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Thread: Mystery shotgun

  1. #1

    Mystery shotgun

    Inherited an old shotgun. Only markings on it is the name Daniel O'Connor which is engraved onto each sidelock. This name and 72 Parliament St, Dublin is also engraved down the rib. Like I said this is an old hammer action s/s and any info would be much appreciated. Thanks in advance.

  2. #2
    I cant help with the i.d of it but id love to see a few pics as i love old hammer guns the style and creativity you see in some

  3. #3
    I would guess its a quite old SBS hammer action the maker not being Daniel O' Connor of 72 Parliament Street Dublin.

  4. #4
    Quote Originally Posted by Stu Mc View Post
    Inherited an old shotgun. Only markings on it is the name Daniel O'Connor which is engraved onto each sidelock. This name and 72 Parliament St, Dublin is also engraved down the rib. Like I said this is an old hammer action s/s and any info would be much appreciated. Thanks in advance.
    If you are able to post pictures, then include a clear close-up of the proof marks on the flats of the barrels too. I, amongst others, should then be able to give you some more information.

  5. #5
    Parliament street was very much the heart of the Dublin gun making area. Trulock brothers were at no. 13 Parliament street, William Kavanagh was around the corner on Dame St. and Rigby' were on Suffolk Street. Garnett and Keegan's continued to sell guns on Parliment St. when I was young! I cannot find any reference to Daniel O'Connor in the business directories from 1850, 1862, 1870 or 1884. However that doesn't mean much as he may not of traded for long. However a more worrying problem is that Parliament Street is a short street. There is no number 72. Proof marks could narrow things down.

  6. #6
    Name on the barrels does can mean the vendor not the maker. There again it can be both.

    Blackpowder

  7. #7
    Thanks for the info so far guys some interesting stuff there. I've attached some photos which I hope may help to shed some light.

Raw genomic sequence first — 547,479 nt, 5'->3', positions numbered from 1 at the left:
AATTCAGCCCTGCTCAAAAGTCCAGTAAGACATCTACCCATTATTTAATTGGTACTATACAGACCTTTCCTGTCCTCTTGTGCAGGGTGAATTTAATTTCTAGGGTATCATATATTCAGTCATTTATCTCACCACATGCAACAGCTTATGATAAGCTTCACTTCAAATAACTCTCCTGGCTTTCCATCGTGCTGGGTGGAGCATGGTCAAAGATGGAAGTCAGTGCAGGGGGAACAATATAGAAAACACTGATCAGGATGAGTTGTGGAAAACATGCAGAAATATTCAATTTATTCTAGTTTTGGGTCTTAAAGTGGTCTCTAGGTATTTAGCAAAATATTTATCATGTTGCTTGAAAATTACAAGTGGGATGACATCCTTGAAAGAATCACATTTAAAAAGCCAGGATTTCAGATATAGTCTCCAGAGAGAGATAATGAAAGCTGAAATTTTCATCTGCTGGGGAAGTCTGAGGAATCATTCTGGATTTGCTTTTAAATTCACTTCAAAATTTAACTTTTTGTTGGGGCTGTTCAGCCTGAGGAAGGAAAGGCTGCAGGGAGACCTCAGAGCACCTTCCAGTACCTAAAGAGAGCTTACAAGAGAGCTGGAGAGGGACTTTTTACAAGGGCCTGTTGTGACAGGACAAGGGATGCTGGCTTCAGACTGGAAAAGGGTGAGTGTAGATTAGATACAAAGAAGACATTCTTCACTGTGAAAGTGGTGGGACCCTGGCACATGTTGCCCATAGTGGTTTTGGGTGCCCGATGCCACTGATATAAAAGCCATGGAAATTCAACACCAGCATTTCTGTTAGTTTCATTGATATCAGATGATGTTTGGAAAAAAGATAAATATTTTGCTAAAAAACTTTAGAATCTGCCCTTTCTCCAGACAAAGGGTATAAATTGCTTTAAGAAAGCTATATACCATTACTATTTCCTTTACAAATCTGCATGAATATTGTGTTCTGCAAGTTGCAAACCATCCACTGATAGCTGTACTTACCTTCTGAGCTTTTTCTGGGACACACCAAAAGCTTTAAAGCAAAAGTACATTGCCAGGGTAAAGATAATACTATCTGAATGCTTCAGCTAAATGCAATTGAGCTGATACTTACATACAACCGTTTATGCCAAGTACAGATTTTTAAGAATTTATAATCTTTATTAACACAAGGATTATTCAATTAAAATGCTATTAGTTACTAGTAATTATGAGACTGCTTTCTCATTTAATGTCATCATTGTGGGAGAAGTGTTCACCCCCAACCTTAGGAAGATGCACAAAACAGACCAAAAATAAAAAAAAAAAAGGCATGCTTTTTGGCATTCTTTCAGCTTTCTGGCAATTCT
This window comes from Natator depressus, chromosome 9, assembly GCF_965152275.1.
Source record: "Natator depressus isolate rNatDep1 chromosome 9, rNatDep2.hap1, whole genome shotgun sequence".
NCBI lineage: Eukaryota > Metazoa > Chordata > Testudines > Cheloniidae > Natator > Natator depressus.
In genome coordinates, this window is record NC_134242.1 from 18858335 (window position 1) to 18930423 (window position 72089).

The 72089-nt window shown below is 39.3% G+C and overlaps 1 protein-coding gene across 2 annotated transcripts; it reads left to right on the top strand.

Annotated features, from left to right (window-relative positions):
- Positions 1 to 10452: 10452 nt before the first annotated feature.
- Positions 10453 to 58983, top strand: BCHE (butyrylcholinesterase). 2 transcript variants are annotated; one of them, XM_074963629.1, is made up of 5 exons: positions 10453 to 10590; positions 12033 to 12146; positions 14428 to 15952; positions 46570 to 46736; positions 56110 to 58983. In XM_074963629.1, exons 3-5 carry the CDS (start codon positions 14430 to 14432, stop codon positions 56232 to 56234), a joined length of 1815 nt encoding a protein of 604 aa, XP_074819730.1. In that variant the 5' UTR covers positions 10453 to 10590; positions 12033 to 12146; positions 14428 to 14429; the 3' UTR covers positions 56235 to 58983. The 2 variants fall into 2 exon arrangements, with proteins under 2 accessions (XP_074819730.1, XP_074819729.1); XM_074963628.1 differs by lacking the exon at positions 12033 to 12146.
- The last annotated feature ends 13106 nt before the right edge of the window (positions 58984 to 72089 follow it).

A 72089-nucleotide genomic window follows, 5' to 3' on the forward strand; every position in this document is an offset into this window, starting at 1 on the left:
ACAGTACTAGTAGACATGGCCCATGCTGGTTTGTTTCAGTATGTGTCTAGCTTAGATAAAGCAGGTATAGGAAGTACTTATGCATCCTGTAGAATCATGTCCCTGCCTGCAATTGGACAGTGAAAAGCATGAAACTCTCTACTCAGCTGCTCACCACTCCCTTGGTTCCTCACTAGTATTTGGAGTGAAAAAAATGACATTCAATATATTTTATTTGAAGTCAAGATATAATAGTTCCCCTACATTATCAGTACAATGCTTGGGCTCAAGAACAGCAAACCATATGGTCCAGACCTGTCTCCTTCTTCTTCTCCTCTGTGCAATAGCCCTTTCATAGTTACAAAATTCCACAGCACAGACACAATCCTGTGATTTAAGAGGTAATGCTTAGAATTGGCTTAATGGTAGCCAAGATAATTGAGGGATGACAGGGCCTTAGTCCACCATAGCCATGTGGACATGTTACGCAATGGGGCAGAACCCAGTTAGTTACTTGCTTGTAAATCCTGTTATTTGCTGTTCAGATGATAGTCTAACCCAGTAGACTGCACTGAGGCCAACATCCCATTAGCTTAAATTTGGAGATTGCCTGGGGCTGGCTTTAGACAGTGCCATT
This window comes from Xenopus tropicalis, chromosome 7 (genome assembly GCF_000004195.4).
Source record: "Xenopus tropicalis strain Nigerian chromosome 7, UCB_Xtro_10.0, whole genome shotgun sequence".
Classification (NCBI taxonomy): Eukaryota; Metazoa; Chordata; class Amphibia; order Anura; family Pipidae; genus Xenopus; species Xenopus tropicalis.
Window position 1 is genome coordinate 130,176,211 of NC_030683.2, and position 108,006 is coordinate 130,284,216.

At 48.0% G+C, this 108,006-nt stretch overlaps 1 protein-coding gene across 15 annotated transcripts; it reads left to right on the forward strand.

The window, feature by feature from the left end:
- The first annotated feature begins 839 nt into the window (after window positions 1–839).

The 72 could quite possibly be a 12 as there is a bit of pitting around the lettering on the rib which makes it hard to read, even with a magnifying glass (it has been lying in an unused stable block for who knows how long). Sadly I have no info at all on this as my father in law passed without ever mentioning it.

    Stu
    Attached Thumbnails Attached Thumbnails image.jpg   image.jpg   image.jpg  

  8. #8
    Couple of other photos showing the interesting fore end lock.
    Attached Thumbnails Attached Thumbnails image.jpg   image.jpg  

  9. #9
    The best I can do for you without handling the gun is... The action would appear to be a Henry Jones double screw grip patent of 1859. The Jones action is not a 'snap' action. The proof marks are English for black-powder only and are most likely to be late 1800s. Nitro proof did not become compulsory until 1925 and there were many transitional arrangements at various dates. If the words 'Not for ball' are stamped anywhere on the barrels, then that would put the gun between 1875 and 1887. In 1887 the words 'not for ball' were replaced by the word 'Choke'.
    The locks look like 'back action'. If the locks are rebounding i.e. hammer will not fall on the pin without the trigger being depressed, then that was patented by Stanton in 1869. If they are 'half cock' locks then that design is very much earlier.
    The Jones action, wedge-type forend fastening and back action locks are all very common as they were so strong and serviceable. Unless the locks are rebounding, then I could only state with certainty that the gun is pre 1925. These old designs continued to be made long after more modern types were commonplace.
    The letters CH seem to be stamped on the bottom rib. That could be a clue to the maker or the barrel maker ? Maybe but then again maybe not.
    I could bore you to distraction on the subject of vintage and antique shotguns. So to spare others..... PM me if you think I can help further.

  10. #10
    Proof marks look like Birmingham black powder proof between 1868 and 1875. The '13' means it is a 13 bore barrel. Fore end is held by a captive wedge system which was a left over from muzzle loaders. This means it is an early breech loader which only really came into being with a modern style cartridge in 1861. There was no Irish proof house so impossible to say if made in Ireland. As Red Dot said it is likely that it was made in Birmingham and sold in Dublin, though there were still a lot of guns being made in Ireland at the time. Hope that is of some help.

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